I'm going to take some time to respond to, and sometimes critique, some of the thoughts and sentiments that you shared. I'm glad you shared all your thoughts, but there are many claims in your post that I feel a need to unwind and perhaps respond to with some suggestions.
Ithaca Cricket Ump wrote:Having worked with them and gotten to know them over the last couple years (and Brooks for longer than that), there is nothing whatsoever bad to be said, as people or as moderators and staffers, about Brick Barrientos, Jason Russell, Brooks Sanders, Mike Mastandrea or Ariel Schieler.
Any/all of these people may be polite and kind to a fault, or good at doing the tasks Chip Beall assigns them, or family friends outside of quizbowl, or all sorts of other nice things. Maybe they smile a lot; maybe they give to charity - it doesn't matter. What matters is that materially supporting Chip Beall's enterprise in any way is a bad thing to do
, and all people who volunteer their time or effort to his enterprise should stop right now
. (One need not go so far as to call them "awful people" to admit the obvious here: it's easy for people to be nice
and still do bad things
which they need to stop doing
, lest they be judged in their capacity as moral agents for doing them.)
Have you tried talking to these folks about why they continue with Chip? If there is truly nothing bad to be said about these people, some amount of conversation explaining what's wrong with Chip, and some demonstration of the alternatives to his event, should show them all the things that good quizbowl circuits offer and that Chip Beall actively corrupts. (Love of learning, inspiring passions for new disciplines, reinforcing and expanding the academic material in schools, fairness, the correlation between effort and results, sportsmanship, vibrant community spaces nationwide both online and in person, etc. etc.) Maybe Brick, Jason, and Brooks are too far gone at this point. Offer to meet up with one of the others at an NAQT or HSAPQ tournament. See if they listen. If not, I'd start asking whether there is some irrationality or bad circumstance holding them back. Loyalty to this insane man, perhaps? They feel trapped, figuratively or literally?
I (now) know that people have had problems in the past with things that Ernie Anderson has said, but I have never had a problem with the guy and quite like him personally, admittedly mostly because I am a 41-year-old male whom it is practically impossible to offend.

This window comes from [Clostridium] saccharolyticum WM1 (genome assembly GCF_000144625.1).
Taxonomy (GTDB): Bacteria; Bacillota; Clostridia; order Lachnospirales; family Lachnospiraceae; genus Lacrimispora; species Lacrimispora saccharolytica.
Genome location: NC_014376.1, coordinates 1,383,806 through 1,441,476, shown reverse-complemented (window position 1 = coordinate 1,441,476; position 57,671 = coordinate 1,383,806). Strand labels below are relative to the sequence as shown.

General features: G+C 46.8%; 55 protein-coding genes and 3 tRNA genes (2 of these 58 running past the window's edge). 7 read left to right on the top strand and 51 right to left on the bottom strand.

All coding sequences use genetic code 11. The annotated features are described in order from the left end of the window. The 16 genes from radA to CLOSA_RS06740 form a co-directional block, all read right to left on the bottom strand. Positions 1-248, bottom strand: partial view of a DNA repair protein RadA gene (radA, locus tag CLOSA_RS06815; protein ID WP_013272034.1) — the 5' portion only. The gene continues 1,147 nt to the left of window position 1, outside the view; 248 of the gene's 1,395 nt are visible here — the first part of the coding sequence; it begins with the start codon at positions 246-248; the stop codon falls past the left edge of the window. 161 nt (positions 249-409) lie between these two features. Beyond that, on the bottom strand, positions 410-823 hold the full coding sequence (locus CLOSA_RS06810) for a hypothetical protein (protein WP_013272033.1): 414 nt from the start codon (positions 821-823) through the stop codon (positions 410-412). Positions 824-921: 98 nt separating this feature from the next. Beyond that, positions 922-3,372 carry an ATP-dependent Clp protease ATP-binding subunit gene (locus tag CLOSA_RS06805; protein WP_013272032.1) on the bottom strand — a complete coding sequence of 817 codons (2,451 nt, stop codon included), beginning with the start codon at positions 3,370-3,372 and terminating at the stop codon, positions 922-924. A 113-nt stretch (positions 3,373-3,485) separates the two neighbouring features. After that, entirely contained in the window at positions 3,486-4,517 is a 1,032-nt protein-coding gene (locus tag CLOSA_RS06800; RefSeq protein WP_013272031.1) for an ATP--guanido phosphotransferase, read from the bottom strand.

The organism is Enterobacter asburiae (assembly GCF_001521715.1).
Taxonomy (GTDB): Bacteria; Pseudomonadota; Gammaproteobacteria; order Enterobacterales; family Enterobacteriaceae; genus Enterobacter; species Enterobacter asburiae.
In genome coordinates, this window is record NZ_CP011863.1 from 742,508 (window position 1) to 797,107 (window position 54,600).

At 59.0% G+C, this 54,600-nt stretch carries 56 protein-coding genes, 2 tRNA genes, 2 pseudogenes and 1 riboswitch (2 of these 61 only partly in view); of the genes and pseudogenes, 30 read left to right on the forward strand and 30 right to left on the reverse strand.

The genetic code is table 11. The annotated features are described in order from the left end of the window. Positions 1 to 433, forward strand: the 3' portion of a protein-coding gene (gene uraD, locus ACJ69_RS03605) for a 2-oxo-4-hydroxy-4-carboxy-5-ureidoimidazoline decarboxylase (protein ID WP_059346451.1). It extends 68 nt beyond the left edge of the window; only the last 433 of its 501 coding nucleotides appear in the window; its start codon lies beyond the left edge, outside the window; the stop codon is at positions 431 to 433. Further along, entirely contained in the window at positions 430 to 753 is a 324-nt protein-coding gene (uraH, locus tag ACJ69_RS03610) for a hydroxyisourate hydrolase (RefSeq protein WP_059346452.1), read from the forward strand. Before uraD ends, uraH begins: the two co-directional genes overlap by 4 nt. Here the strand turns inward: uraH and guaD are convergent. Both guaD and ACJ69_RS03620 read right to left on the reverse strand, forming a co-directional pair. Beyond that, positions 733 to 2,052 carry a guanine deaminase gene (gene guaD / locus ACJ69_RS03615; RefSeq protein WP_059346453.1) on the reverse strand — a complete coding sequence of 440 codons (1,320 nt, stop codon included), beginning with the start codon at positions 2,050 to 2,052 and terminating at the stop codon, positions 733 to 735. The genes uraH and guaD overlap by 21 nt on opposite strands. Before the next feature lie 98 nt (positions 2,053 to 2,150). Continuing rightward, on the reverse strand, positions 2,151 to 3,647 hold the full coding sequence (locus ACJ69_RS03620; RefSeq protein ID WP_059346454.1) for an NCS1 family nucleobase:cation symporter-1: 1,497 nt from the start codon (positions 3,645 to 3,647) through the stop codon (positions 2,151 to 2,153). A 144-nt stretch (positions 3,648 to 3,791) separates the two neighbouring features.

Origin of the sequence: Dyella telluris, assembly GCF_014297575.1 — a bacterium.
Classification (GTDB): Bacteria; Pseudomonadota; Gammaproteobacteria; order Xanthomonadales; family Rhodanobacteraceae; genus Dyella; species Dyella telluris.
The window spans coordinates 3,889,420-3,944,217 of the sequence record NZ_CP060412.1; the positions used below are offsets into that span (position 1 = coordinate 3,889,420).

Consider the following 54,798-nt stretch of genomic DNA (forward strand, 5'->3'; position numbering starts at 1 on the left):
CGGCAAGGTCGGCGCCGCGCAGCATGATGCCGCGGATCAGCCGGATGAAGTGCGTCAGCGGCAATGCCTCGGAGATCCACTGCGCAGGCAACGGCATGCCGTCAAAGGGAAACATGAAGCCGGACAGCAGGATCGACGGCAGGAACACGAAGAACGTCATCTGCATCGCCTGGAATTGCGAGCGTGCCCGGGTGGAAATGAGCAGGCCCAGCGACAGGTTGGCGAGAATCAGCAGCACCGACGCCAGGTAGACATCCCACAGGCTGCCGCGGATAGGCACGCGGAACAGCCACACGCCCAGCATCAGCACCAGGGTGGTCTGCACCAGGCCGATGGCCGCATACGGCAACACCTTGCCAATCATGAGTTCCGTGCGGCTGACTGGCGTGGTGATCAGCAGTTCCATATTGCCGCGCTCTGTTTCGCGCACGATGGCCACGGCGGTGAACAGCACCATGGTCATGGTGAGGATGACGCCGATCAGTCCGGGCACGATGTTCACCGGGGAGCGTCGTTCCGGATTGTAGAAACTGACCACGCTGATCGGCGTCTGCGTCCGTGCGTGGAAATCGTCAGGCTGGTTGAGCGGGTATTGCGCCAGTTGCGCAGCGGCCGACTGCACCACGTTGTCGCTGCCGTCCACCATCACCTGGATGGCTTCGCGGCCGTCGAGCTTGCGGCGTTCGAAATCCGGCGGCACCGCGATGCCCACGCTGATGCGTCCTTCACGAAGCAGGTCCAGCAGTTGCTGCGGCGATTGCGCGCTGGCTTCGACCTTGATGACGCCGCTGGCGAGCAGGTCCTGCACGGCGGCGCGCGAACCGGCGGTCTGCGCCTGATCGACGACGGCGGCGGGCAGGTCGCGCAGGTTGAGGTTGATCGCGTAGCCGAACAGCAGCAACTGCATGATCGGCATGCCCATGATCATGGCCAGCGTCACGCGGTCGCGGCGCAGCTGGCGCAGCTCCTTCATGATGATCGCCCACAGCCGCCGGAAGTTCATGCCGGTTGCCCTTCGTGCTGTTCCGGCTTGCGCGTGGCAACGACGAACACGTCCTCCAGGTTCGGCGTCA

Related to the above: Your lack of problems with Ernie Anderson does not in any way invalidate or deny the huge raft of complaints he has gotten over the years. This is a non-starter.
I read at this phase of this tournament for two years, and while I'm not trying to toot my own horn here I didn't hear about people thinking they'd been hard done by by me, screwed out of a win that they deserved by me, or that I was trying to quote 2 Live Crew lyrics to their 15-year-old daughter, either.
...This was my second year reading at the DC NAC, and this time it will certainly be my last.
I'm glad you made the discovery that this only seemed honorable, and the more honorable thing to do is just walk away. It isn't worth it to get your hands dirty or incur mistrust from other people by going anywhere near Questions Unlimited. ( In fact, you may already have trouble getting people to trust you just from going for these past two years - I don't really know.) The most
honorable thing to do, given that I know you love good quizbowl and want to promote it for good reason, is to actively thwart Chip Beall's efforts, either by working hard to create better alternatives or by attempting to peel teams off of his regime.
Almost every single problem with this tournament is directly attributable to the behavior, attitude and psychoses of one man -
. As Sam Donow said last year in the 2012 NAC thread (I'm paraphrasing from memory), I think that the net effect of the staffers at the NAC not named Beall (although his wife Yvon does seem to be a pleasant person) is to neutralize his odiousness and make the tournament experience more pleasant for the teams than it would otherwise be. I'll say this...even the die-hard
supporters at the NAC do not want to play matches in his room, to the point where one coach that had just finished a game with me openly blurted out, after checking the schedule, “Oh s***, we're in
's room next.”
Is the argumentative claim here that "Chip Beall can be severed from the rest of the organization and things will be fine", or that "the people in Chip's organization will be fine after being severed from him? If your claim is the former - don't be naive. Chip Beall is the leader and driving force of everything the organization does. There is no point in imagining QU or the NAC without Chip Beall, because he is obviously delusional and will continue running the enterprise the exact same way he's been running it, until the day he keels over at the podium. Saying anything positive about Questions Unlimited-sans-Chip, or the ways in which those people make his sham tournament better
(!!!), emboldens Chip Beall and validates his backward way of making 1983 proto-quizbowl [not] work. If you're making the latter claim - you think we can get the rest of the staffers out and isolate Chip - again, you're probably in a better place than any of us to try and bring them around. I wish you luck. (Though Brick Barrientos has staffed and played modern collegiate opens and still doesn't seem to get it.)
I will say that the Thai restaurant one block down the street from the Westin was quite outstanding, as well as reasonably priced, especially for the DC area.
Come on, man. Teams don't pay 600 dollars, plus hundreds more in travel and lodging, for Thai food.